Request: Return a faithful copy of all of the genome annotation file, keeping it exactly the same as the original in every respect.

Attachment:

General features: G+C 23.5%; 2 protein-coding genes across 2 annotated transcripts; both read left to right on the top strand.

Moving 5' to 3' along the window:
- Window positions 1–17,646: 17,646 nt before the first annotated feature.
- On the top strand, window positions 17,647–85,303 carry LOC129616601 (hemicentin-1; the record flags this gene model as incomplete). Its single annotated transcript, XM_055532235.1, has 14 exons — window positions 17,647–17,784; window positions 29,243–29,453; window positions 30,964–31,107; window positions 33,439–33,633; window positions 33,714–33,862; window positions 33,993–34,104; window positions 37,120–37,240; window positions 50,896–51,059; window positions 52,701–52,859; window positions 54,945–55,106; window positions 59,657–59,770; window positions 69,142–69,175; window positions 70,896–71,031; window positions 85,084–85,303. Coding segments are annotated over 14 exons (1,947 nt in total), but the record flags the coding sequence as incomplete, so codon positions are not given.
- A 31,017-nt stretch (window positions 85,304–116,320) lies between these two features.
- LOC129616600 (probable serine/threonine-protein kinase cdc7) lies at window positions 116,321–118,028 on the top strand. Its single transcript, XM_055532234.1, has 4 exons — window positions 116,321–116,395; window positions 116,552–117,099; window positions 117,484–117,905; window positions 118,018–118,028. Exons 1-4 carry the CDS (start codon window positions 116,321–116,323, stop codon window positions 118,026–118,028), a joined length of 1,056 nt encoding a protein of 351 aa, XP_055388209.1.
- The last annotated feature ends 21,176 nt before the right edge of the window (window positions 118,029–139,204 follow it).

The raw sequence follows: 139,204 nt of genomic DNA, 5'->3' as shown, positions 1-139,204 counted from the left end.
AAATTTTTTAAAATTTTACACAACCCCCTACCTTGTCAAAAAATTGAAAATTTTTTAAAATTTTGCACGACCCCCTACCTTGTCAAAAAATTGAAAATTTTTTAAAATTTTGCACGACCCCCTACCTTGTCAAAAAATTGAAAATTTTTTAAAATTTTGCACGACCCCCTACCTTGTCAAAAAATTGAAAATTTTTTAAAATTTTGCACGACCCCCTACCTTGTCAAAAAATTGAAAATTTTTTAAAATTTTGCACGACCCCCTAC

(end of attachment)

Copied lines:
General features: G+C 23.5%; 2 protein-coding genes across 2 annotated transcripts; both read left to right on the top strand.

Moving 5' to 3' along the window:
- Window positions 1–17,646: 17,646 nt before the first annotated feature.
- On the top strand, window positions 17,647–85,303 carry LOC129616601 (hemicentin-1; the record flags this gene model as incomplete). Its single annotated transcript, XM_055532235.1, has 14 exons — window positions 17,647–17,784; window positions 29,243–29,453; window positions 30,964–31,107; window positions 33,439–33,633; window positions 33,714–33,862; window positions 33,993–34,104; window positions 37,120–37,240; window positions 50,896–51,059; window positions 52,701–52,859; window positions 54,945–55,106; window positions 59,657–59,770; window positions 69,142–69,175; window positions 70,896–71,031; window positions 85,084–85,303. Coding segments are annotated over 14 exons (1,947 nt in total), but the record flags the coding sequence as incomplete, so codon positions are not given.
- A 31,017-nt stretch (window positions 85,304–116,320) lies between these two features.
- LOC129616600 (probable serine/threonine-protein kinase cdc7) lies at window positions 116,321–118,028 on the top strand. Its single transcript, XM_055532234.1, has 4 exons — window positions 116,321–116,395; window positions 116,552–117,099; window positions 117,484–117,905; window positions 118,018–118,028. Exons 1-4 carry the CDS (start codon window positions 116,321–116,323, stop codon window positions 118,026–118,028), a joined length of 1,056 nt encoding a protein of 351 aa, XP_055388209.1.
- The last annotated feature ends 21,176 nt before the right edge of the window (window positions 118,029–139,204 follow it).

The raw sequence follows: 139,204 nt of genomic DNA, 5'->3' as shown, positions 1-139,204 counted from the left end.
AAATTTTTTAAAATTTTACACAACCCCCTACCTTGTCAAAAAATTGAAAATTTTTTAAAATTTTGCACGACCCCCTACCTTGTCAAAAAATTGAAAATTTTTTAAAATTTTGCACGACCCCCTACCTTGTCAAAAAATTGAAAATTTTTTAAAATTTTGCACGACCCCCTACCTTGTCAAAAAATTGAAAATTTTTTAAAATTTTGCACGACCCCCTACCTTGTCAAAAAATTGAAAATTTTTTAAAATTTTGCACGACCCCCTAC